By Charlayne Hunter-Gault
Even with many away during the festive season, reconnecting with their roots or seeking renewal for the year ahead, there were still enough people left in Johannesburg to get together for one reason or another. And when they did, the conversation invariably turned to politics and, specifically, the historic African National Congress (ANC) changing of the guard through the first contested election in more than 50 years. Even with many away during the festive season, reconnecting with their roots or seeking renewal for the year ahead, there were still enough people left in Johannesburg to get together for one reason or another. And when they did, the conversation invariably turned to politics and, specifically, the historic African National Congress (ANC) changing of the guard through the first contested election in more than 50 years. The tenor of the conversation has risen since the indictment of the party's new president, Jacob Zuma, on charges of racketeering and income tax evasion, with many wondering how he will run the ANC if he is busy defending himself against the charges. But his defenders in the conversation are confident that he can and will, as he himself has welcomed the opportunity to have his day in court.
And there is something familiar in the chatter. The intensity and frequency of it takes me back to the historic moment in the US, and how it manifested itself in my other home, Massachusetts' Martha's Vineyard, where people of all races and classes, professions and political persuasions were enjoying their summer vacation. And while there is always an ample supply of fundraisers and panel discussions to stimulate the mind, this summer was different. At breakfasts, lunches, teas, cocktails and dinner parties; while eating sushi or spare ribs; on beaches and in bars, the ground-breaking race between Hillary Clinton and Barack Obama was the topic of conversation. This conversation engaged African Americans, whose loyalties didn't automatically go to the man who looked like them, as well as those who did not look like Obama, but who identified with him and his promise of a fresh approach to US politics.
Rarely have the issues of race, identity and class been discussed in ways so highly personal and yet of universal interest - with particular resonance here in South Africa (SA), where a new society is struggling to establish some equilibrium with regards to all of these issues. In the Vineyard, even as the weeks rolled by and people began proclaiming weariness of the topic, few changed the subject when it inevitably arose. Maybe it's because I'm now a dual resident, or maybe it's just a matter of the distance, but I never grew weary of the discussion either. It seemed to me that even with the criticism that the US presidential race season had started far too early, the by-product of this was the kind of passionate, engaged and engaging discussion I had not seen in the US in a very long time.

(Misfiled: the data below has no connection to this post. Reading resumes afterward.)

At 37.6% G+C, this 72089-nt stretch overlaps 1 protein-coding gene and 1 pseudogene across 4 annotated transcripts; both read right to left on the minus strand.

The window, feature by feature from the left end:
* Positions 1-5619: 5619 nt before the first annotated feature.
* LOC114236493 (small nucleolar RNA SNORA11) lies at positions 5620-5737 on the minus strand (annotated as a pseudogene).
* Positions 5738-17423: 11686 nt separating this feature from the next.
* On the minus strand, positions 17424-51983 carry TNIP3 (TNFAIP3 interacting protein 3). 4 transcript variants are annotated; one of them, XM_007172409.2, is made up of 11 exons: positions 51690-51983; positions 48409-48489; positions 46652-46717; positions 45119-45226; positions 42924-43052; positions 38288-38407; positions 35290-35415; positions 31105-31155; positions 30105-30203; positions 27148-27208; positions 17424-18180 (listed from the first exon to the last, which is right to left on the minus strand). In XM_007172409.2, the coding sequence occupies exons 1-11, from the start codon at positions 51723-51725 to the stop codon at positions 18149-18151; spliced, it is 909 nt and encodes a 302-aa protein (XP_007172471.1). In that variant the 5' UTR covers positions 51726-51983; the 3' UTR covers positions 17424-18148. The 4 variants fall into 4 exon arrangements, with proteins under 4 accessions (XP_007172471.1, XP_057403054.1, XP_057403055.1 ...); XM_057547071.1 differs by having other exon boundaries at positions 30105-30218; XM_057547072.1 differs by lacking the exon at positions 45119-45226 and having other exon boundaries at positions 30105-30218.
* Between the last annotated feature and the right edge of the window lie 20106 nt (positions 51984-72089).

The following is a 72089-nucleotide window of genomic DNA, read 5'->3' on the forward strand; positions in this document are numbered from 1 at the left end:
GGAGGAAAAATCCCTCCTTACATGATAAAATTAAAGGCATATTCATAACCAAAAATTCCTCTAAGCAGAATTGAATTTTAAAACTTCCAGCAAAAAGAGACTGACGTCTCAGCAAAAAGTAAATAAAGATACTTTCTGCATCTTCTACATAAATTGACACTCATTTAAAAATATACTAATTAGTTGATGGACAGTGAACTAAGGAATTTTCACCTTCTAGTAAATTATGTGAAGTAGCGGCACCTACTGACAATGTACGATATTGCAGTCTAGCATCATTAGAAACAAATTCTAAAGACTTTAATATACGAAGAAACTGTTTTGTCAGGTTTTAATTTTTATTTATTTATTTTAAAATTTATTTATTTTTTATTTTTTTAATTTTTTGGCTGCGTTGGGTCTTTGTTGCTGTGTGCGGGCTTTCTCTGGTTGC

It seemed to me that in addition to everything else, these discussions also served as a kind of healing balm to the post-traumatic stress resulting from the attacks of September 11, 2001, and the US response that has challenged much of what we thought America to be. Americans, to me, seemed different after that. I don't know if it was fear, or a kind of chastening or a coming-of-age in a new world about which they were mostly ignorant or had been lied to, but I felt it, even when I didn't hear it spoken. Something had changed inside Americans and they were still grappling with what it was and how to deal with it. Until something came along to change even that. A Black man and a woman running seriously, as never before, to become leaders of the most powerful nation on earth, flaws and all. And Americans were paying attention as never before, even when there was little on the table other than the uniqueness of color and gender to talk about.
The summer chatter on the Vineyard made for an exciting time, not unlike these past few weeks in SA after the ANC conference and the contested leadership. As I sat on the floor in front of the podium at the ANC conference in Polokwane, I experienced déja vu. Having been in and out of SA since the dark, violent apartheid days of 1985, and havin